What's more, for this latest version of AVM, Fujitsu has reworked the internal algorithms to enhance the video-mode detection that is particularly important for HD broadcasts. It now also has pixel-by-pixel processing and detection, and four-frame referencing to cope with the complex calculations demanded by HD signals. The new AVM engine claims to process standard-definition signals up to four times faster than most rivals, delivering improvements with that, too.
With HD footage, the Fujitsu's picture is outstanding, as a number of different traits join forces to make images look almost overwhelmingly natural and involving.
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The first of these concerns colour - more specifically, the exceptional subtlety with which the screen portrays even the finest, most infinitesimal difference in shade. This helps pictures look realistic and solid, ensuring there's little sign of the 'striping' effect still seen with many plasmas.
The AVM II system is presumably responsible for its outstanding suppression of fizzing noise artefacts over horizontal motion. Moving objects look very smooth, too.
The sheer enormity of the 63-inch screen highlights another of this Fujitsu's image strengths: a fine detail delivery that exceeds expectations (the P63XHA51AS has a 1366x768 resolution, which on paper fares poorly against the 'Full HD' 1920x1080 of some competitors). The clarity and sharpness of a high-quality HD source is a sight to behold, reminding us of just what a difference HD can make to a truly big-screen viewing experience when the screen is up to the job.
There is considerable finesse in dark areas as even the subtlest of shadow details and greyscale shifts is shown with utter precision and delicacy. It does no harm that the black level gets much deeper and enjoys a more natural tone than previous generations of super-screens from the brand.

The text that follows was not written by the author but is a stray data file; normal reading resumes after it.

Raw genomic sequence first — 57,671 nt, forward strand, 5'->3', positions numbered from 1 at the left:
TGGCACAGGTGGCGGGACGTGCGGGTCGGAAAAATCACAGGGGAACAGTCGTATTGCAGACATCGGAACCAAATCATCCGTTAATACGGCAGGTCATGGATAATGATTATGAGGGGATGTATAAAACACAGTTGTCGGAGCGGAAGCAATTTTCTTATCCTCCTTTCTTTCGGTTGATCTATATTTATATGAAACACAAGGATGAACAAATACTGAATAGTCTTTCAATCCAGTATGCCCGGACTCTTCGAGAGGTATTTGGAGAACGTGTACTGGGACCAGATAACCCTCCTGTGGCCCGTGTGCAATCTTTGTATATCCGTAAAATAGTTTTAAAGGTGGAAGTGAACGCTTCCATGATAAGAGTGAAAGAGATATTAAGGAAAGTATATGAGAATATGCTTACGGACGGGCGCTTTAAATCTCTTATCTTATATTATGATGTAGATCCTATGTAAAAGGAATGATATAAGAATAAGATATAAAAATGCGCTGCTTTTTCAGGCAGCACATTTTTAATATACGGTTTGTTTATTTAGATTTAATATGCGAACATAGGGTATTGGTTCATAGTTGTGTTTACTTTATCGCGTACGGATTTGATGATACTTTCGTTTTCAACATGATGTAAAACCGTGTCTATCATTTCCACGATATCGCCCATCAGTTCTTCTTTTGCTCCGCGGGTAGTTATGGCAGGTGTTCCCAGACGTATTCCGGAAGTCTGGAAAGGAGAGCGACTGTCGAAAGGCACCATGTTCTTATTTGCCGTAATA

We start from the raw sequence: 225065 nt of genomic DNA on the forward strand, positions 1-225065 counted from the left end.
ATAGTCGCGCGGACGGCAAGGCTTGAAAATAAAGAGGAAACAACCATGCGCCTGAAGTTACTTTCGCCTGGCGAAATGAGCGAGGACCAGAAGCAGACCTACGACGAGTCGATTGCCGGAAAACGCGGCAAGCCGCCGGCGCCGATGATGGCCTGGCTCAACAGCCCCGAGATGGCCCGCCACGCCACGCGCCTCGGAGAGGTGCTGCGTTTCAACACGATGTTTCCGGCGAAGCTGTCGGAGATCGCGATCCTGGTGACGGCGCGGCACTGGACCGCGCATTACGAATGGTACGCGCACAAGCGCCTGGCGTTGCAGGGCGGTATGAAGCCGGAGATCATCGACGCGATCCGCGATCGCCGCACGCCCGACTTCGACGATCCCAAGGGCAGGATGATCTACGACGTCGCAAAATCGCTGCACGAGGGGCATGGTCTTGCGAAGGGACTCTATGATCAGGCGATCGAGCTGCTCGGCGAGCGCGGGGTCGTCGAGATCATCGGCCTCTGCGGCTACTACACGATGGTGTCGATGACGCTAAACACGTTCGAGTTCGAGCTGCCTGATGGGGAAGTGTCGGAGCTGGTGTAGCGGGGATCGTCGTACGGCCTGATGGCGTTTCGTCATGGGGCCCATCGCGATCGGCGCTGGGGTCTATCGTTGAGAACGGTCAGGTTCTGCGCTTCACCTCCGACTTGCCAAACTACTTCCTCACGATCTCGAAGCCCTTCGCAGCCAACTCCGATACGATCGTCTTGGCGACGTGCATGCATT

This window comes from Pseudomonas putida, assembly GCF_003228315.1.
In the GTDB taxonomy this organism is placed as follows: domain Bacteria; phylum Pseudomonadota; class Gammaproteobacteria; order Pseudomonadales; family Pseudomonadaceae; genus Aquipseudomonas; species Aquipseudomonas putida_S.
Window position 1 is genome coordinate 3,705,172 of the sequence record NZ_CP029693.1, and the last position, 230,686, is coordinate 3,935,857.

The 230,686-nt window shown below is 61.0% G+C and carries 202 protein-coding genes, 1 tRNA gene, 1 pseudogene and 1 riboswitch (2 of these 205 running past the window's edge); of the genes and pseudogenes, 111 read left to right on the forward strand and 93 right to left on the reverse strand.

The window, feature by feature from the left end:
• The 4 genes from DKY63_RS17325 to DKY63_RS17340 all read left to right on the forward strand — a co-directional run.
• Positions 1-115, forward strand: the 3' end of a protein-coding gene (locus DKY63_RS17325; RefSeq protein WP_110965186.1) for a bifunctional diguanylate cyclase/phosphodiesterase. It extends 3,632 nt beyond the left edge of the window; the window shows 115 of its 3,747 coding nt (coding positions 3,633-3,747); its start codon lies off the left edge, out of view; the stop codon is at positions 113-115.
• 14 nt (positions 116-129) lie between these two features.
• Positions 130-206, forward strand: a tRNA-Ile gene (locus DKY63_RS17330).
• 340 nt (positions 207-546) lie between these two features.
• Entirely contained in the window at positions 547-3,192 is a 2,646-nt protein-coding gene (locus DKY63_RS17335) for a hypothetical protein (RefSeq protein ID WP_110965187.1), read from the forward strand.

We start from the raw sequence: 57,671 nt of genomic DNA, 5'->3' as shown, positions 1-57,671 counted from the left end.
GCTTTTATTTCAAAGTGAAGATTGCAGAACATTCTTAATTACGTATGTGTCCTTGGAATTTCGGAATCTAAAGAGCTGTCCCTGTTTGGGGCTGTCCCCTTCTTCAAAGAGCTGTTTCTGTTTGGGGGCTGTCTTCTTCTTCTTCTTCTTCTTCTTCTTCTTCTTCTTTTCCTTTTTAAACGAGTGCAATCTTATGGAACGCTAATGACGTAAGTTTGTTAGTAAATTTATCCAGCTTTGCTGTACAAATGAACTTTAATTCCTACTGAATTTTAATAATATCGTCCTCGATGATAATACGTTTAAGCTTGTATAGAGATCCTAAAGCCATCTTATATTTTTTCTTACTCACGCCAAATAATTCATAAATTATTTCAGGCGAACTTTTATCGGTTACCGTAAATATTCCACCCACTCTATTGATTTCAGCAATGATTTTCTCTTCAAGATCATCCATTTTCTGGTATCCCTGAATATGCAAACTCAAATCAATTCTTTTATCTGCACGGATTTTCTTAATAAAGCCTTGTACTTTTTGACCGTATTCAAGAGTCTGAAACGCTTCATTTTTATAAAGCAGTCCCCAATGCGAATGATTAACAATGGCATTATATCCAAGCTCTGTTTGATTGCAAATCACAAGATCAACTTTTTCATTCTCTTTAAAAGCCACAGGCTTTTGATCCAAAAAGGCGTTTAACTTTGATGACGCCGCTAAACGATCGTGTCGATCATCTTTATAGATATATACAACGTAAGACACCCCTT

Another aspect where the P63XHA51AS improves substantially over previous Fujitsu giants - as well as some of the company's current smaller models - is with its colour fidelity. This is because high-definition signals enjoy eminently natural shades free of any over-ripeness even during dark scenes. Out of the box, we measured colour temperature at 10000K but after calibration we got a more manageable 7800K.
One or two colour issues occasionally creep in when you step down to standard definition, though, with reds in particular appearing a little bit orange. Also, SD images reveal faint traces of motion-noise so notable by its absence with high-definition. Otherwise, the pictures hold their own surprisingly well - at least via a digital source such as a DVD player or digital TV receiver.
Not everyone will be looking for a monitor of this size, but there's no doubting the drama and majesty of this screen. Without doubt, Fujitsu's P63XHA51AS is a startling example of plasma technology.
Fujitsu P63XHA51AS | $24,999 | | See: www.fujitsugeneral.com.au
For: Outstanding HD performance; svelte looks
Against: Few video-friendly features; only one HDMI input
Verdict: A strong choice for the home cinema enthusiast